AFI Film Festival Review: ’71 (★★★)

AFI Fest 71

It is 1971 in Belfast. The battle between Catholic and Protestant Northern Irish is in full swing, meaning half the city is hostile and harboring IRA members and sympathizers. A young British soldier, Gary Hook (Jack O’Connell), fresh out of basic training, gets separated from his unit when a routine house inspection turns into a full-blown riot. Injured, scared, and faced with certain death if he is caught, Hook must find his way back into the safe part of the city, aided along the way by a strangers of varying political views, while also being tracked down by members of the IRA.

’71, the film by Yann Demange, showcases the gritty tension and chaos of a city in turmoil during a time of serious political unrest. Under Demange’s direction, the dangers facing the people of Belfast is in full view. He holds back nothing in showing the horror and reality at the cusp of civil war. And Demange does not water down the violence for the sake of audience sensibilities. He tells the truth, painting his picture with deft strokes, never going overboard.

Young actor, Jack O’Connell, offers a good performance as the soldier Gary Hook. O’Connell never overacts, and provides plenty of reasons to care about Hook and what happens to him. As dangerous enemies close in on him, O’Connell is up to the challenge, spending much of his screen time alone. You’ll definitely be seeing more of O’Connell, starting with his next project, Angelina Jolie’s Unbroken.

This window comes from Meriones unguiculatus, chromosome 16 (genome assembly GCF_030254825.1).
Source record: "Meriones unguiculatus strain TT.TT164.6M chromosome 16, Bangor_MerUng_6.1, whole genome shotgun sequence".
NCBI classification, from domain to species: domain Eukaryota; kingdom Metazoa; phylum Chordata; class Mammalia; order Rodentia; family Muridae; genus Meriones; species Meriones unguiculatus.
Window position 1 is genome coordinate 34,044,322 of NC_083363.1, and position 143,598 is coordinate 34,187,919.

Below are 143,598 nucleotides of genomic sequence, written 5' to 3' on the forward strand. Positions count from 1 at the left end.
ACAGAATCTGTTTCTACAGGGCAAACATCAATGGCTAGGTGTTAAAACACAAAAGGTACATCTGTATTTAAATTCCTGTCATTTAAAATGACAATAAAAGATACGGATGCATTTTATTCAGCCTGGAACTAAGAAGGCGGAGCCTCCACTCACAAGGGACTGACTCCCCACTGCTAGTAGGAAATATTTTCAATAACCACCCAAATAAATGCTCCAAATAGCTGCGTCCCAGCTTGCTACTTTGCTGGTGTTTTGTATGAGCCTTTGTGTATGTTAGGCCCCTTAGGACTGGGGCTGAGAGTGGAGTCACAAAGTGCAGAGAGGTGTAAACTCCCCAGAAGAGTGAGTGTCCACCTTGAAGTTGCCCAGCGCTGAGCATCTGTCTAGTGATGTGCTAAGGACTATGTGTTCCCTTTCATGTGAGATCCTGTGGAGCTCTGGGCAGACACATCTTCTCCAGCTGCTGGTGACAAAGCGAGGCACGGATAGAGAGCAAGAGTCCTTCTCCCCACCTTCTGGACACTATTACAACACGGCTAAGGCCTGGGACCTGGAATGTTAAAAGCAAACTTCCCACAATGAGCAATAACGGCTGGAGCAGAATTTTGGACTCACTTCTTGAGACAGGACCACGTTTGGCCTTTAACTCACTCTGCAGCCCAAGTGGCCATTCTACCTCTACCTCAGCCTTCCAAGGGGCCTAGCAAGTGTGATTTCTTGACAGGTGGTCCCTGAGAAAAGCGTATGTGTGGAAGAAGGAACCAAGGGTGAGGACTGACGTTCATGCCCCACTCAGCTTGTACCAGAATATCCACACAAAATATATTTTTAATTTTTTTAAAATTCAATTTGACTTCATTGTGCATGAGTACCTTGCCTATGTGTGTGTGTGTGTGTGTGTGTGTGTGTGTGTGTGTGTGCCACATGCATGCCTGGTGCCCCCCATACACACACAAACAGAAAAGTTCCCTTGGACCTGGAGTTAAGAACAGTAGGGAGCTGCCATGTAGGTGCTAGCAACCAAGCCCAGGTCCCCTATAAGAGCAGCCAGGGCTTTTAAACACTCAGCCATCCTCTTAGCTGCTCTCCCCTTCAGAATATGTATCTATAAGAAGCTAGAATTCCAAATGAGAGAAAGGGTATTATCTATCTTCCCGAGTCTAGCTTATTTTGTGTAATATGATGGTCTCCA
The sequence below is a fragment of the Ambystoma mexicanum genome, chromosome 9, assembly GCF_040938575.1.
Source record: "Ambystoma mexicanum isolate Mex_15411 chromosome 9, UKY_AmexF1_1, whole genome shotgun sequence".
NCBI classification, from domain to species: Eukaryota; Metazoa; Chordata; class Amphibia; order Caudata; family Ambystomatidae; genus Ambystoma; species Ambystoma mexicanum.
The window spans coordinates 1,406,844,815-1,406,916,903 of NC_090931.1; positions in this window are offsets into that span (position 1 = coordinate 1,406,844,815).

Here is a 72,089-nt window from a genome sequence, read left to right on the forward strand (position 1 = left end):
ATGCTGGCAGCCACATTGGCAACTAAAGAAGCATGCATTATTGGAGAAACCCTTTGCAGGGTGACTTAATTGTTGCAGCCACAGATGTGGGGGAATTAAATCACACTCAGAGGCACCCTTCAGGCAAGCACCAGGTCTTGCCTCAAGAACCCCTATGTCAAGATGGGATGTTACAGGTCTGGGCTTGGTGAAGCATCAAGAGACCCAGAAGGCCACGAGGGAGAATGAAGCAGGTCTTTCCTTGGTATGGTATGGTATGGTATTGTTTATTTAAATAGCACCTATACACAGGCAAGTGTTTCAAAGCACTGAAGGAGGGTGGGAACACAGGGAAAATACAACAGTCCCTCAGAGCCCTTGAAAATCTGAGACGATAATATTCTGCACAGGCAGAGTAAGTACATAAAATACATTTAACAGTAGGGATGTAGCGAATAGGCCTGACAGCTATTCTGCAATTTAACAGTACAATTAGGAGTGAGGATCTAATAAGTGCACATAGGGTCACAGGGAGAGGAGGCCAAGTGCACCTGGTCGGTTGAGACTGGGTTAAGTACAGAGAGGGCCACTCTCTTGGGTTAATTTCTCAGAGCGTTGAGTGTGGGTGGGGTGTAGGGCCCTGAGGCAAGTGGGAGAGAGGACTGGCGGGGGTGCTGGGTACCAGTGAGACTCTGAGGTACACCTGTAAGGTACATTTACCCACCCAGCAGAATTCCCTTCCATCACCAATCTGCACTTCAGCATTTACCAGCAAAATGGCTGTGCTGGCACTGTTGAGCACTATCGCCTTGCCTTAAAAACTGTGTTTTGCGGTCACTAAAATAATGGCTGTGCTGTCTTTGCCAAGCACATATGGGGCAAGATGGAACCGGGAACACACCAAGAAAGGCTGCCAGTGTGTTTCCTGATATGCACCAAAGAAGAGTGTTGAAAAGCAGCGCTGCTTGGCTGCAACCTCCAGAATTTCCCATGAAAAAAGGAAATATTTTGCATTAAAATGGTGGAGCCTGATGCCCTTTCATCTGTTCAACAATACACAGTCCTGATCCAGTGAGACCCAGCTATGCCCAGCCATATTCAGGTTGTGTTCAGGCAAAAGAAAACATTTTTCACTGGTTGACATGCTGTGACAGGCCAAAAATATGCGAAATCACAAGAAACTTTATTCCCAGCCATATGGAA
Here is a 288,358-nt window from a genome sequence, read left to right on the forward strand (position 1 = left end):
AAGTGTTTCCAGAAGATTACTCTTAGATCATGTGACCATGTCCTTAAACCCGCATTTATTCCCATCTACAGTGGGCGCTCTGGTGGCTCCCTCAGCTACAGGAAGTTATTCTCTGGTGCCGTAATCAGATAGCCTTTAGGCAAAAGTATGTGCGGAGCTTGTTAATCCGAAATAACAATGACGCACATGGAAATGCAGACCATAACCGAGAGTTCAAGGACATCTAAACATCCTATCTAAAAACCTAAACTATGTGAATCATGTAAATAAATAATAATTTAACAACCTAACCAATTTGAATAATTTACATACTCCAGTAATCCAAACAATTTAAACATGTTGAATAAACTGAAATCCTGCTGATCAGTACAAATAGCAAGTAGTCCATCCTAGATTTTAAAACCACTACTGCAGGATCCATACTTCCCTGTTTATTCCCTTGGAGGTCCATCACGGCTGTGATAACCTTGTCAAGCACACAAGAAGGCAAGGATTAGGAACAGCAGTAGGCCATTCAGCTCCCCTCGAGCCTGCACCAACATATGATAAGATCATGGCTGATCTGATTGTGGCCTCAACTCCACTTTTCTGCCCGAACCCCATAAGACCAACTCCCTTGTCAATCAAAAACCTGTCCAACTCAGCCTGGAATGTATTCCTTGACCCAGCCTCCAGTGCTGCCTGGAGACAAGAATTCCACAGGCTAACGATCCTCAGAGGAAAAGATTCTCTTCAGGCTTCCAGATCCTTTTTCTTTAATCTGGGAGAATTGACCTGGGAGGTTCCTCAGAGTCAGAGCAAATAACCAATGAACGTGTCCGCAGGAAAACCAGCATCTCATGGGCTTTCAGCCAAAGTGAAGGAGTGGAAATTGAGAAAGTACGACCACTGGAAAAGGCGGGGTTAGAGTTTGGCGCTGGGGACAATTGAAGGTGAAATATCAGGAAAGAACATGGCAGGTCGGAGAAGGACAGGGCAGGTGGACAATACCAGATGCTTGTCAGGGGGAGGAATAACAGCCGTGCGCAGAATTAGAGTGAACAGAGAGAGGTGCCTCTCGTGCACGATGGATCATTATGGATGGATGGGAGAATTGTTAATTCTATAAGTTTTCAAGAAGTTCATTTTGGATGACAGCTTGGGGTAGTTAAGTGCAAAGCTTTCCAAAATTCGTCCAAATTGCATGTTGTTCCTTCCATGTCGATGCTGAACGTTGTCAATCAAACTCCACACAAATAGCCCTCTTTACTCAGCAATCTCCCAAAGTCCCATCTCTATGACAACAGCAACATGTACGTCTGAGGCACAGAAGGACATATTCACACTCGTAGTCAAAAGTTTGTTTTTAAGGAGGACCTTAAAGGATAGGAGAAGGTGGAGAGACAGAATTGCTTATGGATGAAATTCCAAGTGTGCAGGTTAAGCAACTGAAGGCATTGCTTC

There are other noteworthy performances, as well. Corey McKinley plays a loyalist child who helps Hook navigate the streets, promising safety that he ultimately can’t deliver. Also worth mentioning is young IRA member Sean, played by Barry Keoghan. Keoghan’s conflicted militant is both sympathetic and villainous and it’s hard to decide what fate you want to befall him.

The story of the soldier left behind isn’t new. There are plenty of true-life stories of similar circumstances. What sets ’71 apart is the urban setting, in a developed nation, where any citizen can be a friend or foe, and some can be both. Telling the story of 1970s Belfast, a city under siege, through the eyes of the people who live there, and work there, and are trying to win a war.

This film made me realize how little I really know about the IRA and the politics surrounding Northern Ireland and the UK. Writer Gregory Burke’s screenplay helps the audience to understand the situation and its implications without having to have a lot of knowledge of the backstory. Everything you need to know about Hook’s precarious situation is given to you without being heaped upon the audience in an overwhelming dump of information.

Overall, ’71 is a good film without ever becoming exceptional.  Be sure to watch the trailer: